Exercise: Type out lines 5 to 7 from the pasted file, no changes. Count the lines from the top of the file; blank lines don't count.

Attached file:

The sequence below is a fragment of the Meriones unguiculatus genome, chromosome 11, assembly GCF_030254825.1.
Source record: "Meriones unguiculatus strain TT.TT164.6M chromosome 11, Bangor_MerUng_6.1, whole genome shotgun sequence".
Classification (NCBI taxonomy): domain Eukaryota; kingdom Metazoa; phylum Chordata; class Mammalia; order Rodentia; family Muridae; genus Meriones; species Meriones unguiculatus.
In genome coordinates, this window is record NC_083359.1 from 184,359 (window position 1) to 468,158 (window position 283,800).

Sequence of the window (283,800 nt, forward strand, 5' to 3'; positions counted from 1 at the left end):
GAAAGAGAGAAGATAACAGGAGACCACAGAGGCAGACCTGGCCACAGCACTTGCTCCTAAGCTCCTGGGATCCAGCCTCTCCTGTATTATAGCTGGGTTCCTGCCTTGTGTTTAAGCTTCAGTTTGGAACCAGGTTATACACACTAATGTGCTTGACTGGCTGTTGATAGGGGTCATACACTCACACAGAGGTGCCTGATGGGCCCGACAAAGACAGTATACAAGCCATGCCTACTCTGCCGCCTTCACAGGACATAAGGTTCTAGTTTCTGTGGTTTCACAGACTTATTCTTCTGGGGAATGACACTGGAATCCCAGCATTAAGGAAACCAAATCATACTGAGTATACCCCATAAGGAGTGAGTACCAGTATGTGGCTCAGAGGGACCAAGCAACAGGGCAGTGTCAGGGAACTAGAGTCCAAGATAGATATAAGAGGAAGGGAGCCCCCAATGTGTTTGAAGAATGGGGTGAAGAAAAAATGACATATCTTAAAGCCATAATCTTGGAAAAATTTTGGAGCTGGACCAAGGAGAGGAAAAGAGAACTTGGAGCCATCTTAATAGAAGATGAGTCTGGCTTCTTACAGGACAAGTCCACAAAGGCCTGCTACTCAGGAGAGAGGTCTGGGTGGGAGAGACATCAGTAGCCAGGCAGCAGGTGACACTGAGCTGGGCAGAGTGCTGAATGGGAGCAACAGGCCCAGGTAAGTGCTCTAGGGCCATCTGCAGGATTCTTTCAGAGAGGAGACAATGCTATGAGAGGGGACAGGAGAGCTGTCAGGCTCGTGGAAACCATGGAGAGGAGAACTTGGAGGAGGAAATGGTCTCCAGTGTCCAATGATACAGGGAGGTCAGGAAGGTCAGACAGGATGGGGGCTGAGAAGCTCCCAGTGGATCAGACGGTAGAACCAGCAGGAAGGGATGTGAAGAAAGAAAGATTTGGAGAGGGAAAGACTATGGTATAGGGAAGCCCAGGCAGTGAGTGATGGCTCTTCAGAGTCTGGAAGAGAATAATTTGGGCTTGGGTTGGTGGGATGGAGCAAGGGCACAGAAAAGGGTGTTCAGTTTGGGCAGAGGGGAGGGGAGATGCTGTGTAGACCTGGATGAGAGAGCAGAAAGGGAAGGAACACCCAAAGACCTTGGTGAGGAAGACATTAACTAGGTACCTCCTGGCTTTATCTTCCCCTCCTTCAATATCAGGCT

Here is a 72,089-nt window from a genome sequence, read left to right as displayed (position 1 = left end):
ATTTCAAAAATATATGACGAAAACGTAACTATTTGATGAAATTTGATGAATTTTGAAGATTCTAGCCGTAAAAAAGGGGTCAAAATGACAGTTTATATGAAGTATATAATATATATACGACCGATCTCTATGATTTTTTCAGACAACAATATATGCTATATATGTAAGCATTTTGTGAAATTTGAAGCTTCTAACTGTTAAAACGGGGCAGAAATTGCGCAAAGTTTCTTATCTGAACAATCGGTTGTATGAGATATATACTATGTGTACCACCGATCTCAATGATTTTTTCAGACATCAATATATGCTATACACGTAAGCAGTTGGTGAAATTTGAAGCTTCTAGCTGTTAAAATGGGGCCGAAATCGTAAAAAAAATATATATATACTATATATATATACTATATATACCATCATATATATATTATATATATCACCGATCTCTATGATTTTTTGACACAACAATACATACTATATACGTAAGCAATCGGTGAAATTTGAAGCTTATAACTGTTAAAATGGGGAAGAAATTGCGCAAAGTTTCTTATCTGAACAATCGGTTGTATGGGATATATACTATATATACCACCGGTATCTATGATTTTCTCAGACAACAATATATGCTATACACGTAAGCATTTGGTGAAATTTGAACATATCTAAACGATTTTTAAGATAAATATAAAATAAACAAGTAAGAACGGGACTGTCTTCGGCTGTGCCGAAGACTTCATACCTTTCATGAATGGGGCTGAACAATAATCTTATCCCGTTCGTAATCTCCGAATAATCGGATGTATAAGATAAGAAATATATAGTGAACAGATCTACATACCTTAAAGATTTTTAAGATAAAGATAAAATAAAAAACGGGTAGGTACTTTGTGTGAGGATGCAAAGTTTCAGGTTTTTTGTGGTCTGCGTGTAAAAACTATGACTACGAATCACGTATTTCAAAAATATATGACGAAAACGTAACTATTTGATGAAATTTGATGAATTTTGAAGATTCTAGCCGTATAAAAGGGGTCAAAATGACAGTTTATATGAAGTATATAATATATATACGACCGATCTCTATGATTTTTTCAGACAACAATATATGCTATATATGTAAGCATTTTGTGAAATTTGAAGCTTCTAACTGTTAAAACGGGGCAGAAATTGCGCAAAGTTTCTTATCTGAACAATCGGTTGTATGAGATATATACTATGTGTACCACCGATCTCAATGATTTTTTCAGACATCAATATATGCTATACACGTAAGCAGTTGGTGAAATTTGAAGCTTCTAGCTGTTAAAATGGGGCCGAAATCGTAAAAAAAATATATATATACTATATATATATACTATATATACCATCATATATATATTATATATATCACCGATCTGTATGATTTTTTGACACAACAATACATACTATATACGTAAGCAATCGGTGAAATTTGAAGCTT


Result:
Sequence of the window (283,800 nt, forward strand, 5' to 3'; positions counted from 1 at the left end):
GAAAGAGAGAAGATAACAGGAGACCACAGAGGCAGACCTGGCCACAGCACTTGCTCCTAAGCTCCTGGGATCCAGCCTCTCCTGTATTATAGCTGGGTTCCTGCCTTGTGTTTAAGCTTCAGTTTGGAACCAGGTTATACACACTAATGTGCTTGACTGGCTGTTGATAGGGGTCATACACTCACACAGAGGTGCCTGATGGGCCCGACAAAGACAGTATACAAGCCATGCCTACTCTGCCGCCTTCACAGGACATAAGGTTCTAGTTTCTGTGGTTTCACAGACTTATTCTTCTGGGGAATGACACTGGAATCCCAGCATTAAGGAAACCAAATCATACTGAGTATACCCCATAAGGAGTGAGTACCAGTATGTGGCTCAGAGGGACCAAGCAACAGGGCAGTGTCAGGGAACTAGAGTCCAAGATAGATATAAGAGGAAGGGAGCCCCCAATGTGTTTGAAGAATGGGGTGAAGAAAAAATGACATATCTTAAAGCCATAATCTTGGAAAAATTTTGGAGCTGGACCAAGGAGAGGAAAAGAGAACTTGGAGCCATCTTAATAGAAGATGAGTCTGGCTTCTTACAGGACAAGTCCACAAAGGCCTGCTACTCAGGAGAGAGGTCTGGGTGGGAGAGACATCAGTAGCCAGGCAGCAGGTGACACTGAGCTGGGCAGAGTGCTGAATGGGAGCAACAGGCCCAGGTAAGTGCTCTAGGGCCATCTGCAGGATTCTTTCAGAGAGGAGACAATGCTATGAGAGGGGACAGGAGAGCTGTCAGGCTCGTGGAAACCATGGAGAGGAGAACTTGGAGGAGGAAATGGTCTCCAGTGTCCAATGATACAGGGAGGTCAGGAAGGTCAGACAGGATGGGGGCTGAGAAGCTCCCAGTGGATCAGACGGTAGAACCAGCAGGAAGGGATGTGAAGAAAGAAAGATTTGGAGAGGGAAAGACTATGGTATAGGGAAGCCCAGGCAGTGAGTGATGGCTCTTCAGAGTCTGGAAGAGAATAATTTGGGCTTGGGTTGGTGGGATGGAGCAAGGGCACAGAAAAGGGTGTTCAGTTTGGGCAGAGGGGAGGGGAGATGCTGTGTAGACCTGGATGAGAGAGCAGAAAGGGAAGGAACACCCAAAGACCTTGGTGAGGAAGACATTAACTAGGTACCTCCTGGCTTTATCTTCCCCTCCTTCAATATCAGGCT

Here is a 72,089-nt window from a genome sequence, read left to right as displayed (position 1 = left end):